A Chat with Kennedy Phillips
When the sound on a show is working well, no one thinks twice about it, and that's how it should be. But that also means the people behind the mix board and foley stages don't get much of the spotlight. We wanted to dig a little deeper into our editors, to demystify what we do and how we think -- to shine a light on the mix stage we call home.
Kennedy Phillips is our Animation and Podcast Supervisor, aka our sound magician. He was one of the first people to join MelodyGun in 2015 after meeting Hamed at Chapman film school. He's written and produced content, including a 5 hour audio drama series, Magus Elgar, which was nominated for Best Original Work at the 2019 Audio Publishers Association. The unique over the top style he brings to sound design found a perfect match when working on the pilot for Hazbin Hotel, an adult humor cartoon, which went viral (+53m views to date) and was subsequently snatched up by A24. A film buff, avid gamer and podcast fanatic... he's one of the most charismatic people here.
How do you build a solid creatively-fulfilling relationship with directors?
One of my favorite directors to work with has been Vivienne Medrano (Hazbin Hotel, Helluva Boss): it's a work relationship where I get a lot of creative freedom, more than with most other directors. Early on, we sat down and really got into our favorite projects, and other work out there, and why we liked the sound design in them. It let us develop a mutual understanding of her tastes and how best to emulate them in the audio. Viv has always put a lot of focus on incorporating music into her work, so it's easy to work with her on high concept sound design. Once I develop the layers, I work with Vivienne to tailor the options to best fit her vision. Not every director is comfortable with you giving them a little too much, and exploring things that are "out there", so it's been a lot of fun.
One thing that's defined my relationship with directors is communication: I'm often sharing sound samples I adore, to see if we can't integrate them into what we're working on. It does mean an inbox full of links to dolphins, or angry frogs, or clips of cracking ice... but, hey, I'm sure directors have looked at stranger stuff to get inspired!
Working on project after project, how do you find inspiration?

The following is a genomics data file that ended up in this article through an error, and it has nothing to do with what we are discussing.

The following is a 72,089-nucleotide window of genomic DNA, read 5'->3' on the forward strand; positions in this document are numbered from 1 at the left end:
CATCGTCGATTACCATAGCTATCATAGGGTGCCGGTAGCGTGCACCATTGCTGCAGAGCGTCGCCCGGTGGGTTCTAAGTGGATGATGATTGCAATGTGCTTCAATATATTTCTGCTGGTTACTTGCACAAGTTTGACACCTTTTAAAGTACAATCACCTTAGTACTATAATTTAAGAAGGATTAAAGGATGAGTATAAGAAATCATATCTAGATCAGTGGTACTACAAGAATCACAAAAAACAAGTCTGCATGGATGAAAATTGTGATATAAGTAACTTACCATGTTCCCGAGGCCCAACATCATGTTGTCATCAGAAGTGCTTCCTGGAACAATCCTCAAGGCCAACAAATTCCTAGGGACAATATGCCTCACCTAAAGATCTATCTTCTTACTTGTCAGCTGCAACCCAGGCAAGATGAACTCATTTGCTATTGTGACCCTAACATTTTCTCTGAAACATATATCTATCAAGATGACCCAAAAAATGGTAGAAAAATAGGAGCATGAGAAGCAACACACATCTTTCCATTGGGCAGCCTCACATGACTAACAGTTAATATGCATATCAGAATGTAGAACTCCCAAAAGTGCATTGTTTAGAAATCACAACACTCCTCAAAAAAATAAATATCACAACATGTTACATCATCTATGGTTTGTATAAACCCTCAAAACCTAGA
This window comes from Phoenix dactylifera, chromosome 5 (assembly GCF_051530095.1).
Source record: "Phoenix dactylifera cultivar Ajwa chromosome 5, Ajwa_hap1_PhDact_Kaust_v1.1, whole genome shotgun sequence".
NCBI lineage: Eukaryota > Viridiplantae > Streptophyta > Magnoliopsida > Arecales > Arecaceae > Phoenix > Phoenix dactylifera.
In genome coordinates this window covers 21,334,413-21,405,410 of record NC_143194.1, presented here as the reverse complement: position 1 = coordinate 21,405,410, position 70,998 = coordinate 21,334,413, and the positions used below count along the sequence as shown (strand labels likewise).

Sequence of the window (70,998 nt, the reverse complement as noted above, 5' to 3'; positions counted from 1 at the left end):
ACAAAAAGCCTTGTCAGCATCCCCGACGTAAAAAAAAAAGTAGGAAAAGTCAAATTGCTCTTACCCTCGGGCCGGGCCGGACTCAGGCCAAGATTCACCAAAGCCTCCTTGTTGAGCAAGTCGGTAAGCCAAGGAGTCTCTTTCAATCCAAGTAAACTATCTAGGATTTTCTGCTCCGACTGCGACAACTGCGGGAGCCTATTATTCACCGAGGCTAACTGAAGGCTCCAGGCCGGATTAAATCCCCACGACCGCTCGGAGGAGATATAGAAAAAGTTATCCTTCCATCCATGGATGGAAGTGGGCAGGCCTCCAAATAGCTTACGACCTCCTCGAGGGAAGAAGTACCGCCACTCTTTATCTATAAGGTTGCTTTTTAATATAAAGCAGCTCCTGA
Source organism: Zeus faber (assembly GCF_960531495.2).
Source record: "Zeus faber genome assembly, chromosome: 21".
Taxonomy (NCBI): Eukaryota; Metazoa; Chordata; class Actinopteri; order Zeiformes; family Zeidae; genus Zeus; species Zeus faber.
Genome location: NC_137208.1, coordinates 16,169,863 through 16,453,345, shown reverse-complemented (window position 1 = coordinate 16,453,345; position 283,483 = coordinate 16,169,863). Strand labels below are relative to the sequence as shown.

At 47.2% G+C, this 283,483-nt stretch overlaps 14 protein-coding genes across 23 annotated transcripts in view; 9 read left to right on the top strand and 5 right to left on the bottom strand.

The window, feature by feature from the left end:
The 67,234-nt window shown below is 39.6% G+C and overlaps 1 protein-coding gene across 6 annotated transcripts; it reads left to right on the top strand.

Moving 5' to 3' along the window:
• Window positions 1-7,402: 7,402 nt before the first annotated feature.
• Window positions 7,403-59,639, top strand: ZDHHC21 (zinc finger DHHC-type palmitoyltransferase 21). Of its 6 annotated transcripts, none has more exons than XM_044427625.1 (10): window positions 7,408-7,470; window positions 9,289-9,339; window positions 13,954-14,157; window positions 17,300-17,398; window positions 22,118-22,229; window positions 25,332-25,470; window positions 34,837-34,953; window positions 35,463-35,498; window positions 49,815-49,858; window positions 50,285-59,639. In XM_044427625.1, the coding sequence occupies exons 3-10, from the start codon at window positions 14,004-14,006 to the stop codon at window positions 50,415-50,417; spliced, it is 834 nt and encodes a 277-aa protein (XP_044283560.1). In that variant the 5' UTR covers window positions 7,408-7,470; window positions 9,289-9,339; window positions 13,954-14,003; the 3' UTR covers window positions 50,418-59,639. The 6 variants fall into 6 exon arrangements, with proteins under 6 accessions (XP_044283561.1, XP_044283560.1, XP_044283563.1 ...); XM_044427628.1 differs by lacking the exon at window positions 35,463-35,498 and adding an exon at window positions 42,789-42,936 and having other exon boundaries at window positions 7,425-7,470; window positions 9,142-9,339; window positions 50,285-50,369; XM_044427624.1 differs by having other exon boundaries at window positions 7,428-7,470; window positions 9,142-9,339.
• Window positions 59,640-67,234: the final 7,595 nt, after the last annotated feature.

I'm a sucker for over-the-top high concept design. I love making things that sound new and land with that perfect impact. Audio is a universe we take for granted, it's not something you learn to pay attention to in school the same way people learn to analyze writing, but you still FEEL it, even if you can't tell why. My life's filled with sounds that I can spend hours trying to replicate. Something I do to keep myself inspired is, when I hear a sound, I try to deconstruct it to understand it better. It's true for films, or real life, I once spent a few hours trying to figure out why the white bellbird sounds louder than a jet engine. I ask myself why my favorite noises sound like they do, and how to bring them to the screen, it's hard to be uninspired with a few of those mysteries to puzzle on.
We see career-long director / sound designer relationships (like Genndy Tartakovsky and Joel Valentine) all the time. How can filmmakers find the right sound designer and vise-versa?
Do you want your design subtle or bombastic? Stylized, or grounded? For sound designers out there, I'd say the first step in landing a project is to have clips ready that show off the styles you can bring to the table, especially the ones you're passionate about. Directors? Don't be afraid to look for sound designers from your favorite projects, online or off, and let them know what you're looking for: you'd be surprised how often they're raring to jump on board. I'd say that's the part that matters most, putting your style out there and matching with filmmakers looking for what you can offer.
From your perspective, what is one thing that filmmakers can do to help you do the best work in post?
Something most filmmakers don't think about during development and shooting is how sound design needs to be considered at a much earlier stage to really be impactful. Sure, you could leave all the sound stuff until post production, but I think the best films and shows develop a fascinating soundscape from script onward, and weave sound into the story as its own character. This is especially true for horror films, where setting up sound can be just as atmospheric as bringing a location to life visually. If you work your story to involve reacting to the sound in play, it makes the world all the more immersive. That's why we started offering location sound mixing here, to get involved with the show sooner.
What is the one thing you wish would change about the way post production is currently handled?
I'd love for sound design to be given more time and opportunity to experiment. Most projects expect the audio to get done in a fraction of the time compared to other departments. We can certainly handle it in that time, but some of the best ideas come into play once you've had a little time with the project to think and deconstruct what it needs.
Follow Kennedy on Twitter and Instagram @magusserling for informative (and funny) posts on sound design, podcasts, cartoons and beyond! He doesn't bite.